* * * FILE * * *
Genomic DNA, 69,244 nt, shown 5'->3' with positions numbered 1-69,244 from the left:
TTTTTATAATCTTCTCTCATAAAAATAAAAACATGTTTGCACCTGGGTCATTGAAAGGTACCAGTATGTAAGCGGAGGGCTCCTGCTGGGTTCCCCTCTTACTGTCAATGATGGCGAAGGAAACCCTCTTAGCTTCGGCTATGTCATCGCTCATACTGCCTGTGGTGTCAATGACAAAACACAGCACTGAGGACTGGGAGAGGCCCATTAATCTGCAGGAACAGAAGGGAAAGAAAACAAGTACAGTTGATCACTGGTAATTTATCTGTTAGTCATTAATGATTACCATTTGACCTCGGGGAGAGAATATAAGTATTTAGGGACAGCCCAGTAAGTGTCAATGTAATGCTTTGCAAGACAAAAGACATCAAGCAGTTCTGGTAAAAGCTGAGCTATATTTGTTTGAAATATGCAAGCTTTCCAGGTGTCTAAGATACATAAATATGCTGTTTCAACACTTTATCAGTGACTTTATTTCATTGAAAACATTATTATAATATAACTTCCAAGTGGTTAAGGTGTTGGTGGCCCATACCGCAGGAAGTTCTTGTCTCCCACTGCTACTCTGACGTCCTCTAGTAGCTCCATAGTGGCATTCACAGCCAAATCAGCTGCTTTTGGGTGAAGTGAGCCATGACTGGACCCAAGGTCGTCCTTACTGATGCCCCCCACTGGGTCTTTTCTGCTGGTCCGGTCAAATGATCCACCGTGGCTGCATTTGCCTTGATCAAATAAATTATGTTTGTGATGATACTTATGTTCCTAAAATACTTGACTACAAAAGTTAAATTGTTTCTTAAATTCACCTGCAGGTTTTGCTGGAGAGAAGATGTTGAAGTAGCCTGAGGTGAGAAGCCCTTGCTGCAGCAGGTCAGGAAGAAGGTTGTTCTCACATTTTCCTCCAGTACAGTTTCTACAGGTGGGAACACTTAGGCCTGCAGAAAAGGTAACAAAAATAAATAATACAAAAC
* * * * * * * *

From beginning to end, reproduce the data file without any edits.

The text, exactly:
Genomic DNA, 69,244 nt, shown 5'->3' with positions numbered 1-69,244 from the left:
TTTTTATAATCTTCTCTCATAAAAATAAAAACATGTTTGCACCTGGGTCATTGAAAGGTACCAGTATGTAAGCGGAGGGCTCCTGCTGGGTTCCCCTCTTACTGTCAATGATGGCGAAGGAAACCCTCTTAGCTTCGGCTATGTCATCGCTCATACTGCCTGTGGTGTCAATGACAAAACACAGCACTGAGGACTGGGAGAGGCCCATTAATCTGCAGGAACAGAAGGGAAAGAAAACAAGTACAGTTGATCACTGGTAATTTATCTGTTAGTCATTAATGATTACCATTTGACCTCGGGGAGAGAATATAAGTATTTAGGGACAGCCCAGTAAGTGTCAATGTAATGCTTTGCAAGACAAAAGACATCAAGCAGTTCTGGTAAAAGCTGAGCTATATTTGTTTGAAATATGCAAGCTTTCCAGGTGTCTAAGATACATAAATATGCTGTTTCAACACTTTATCAGTGACTTTATTTCATTGAAAACATTATTATAATATAACTTCCAAGTGGTTAAGGTGTTGGTGGCCCATACCGCAGGAAGTTCTTGTCTCCCACTGCTACTCTGACGTCCTCTAGTAGCTCCATAGTGGCATTCACAGCCAAATCAGCTGCTTTTGGGTGAAGTGAGCCATGACTGGACCCAAGGTCGTCCTTACTGATGCCCCCCACTGGGTCTTTTCTGCTGGTCCGGTCAAATGATCCACCGTGGCTGCATTTGCCTTGATCAAATAAATTATGTTTGTGATGATACTTATGTTCCTAAAATACTTGACTACAAAAGTTAAATTGTTTCTTAAATTCACCTGCAGGTTTTGCTGGAGAGAAGATGTTGAAGTAGCCTGAGGTGAGAAGCCCTTGCTGCAGCAGGTCAGGAAGAAGGTTGTTCTCACATTTTCCTCCAGTACAGTTTCTACAGGTGGGAACACTTAGGCCTGCAGAAAAGGTAACAAAAATAAATAATACAAAAC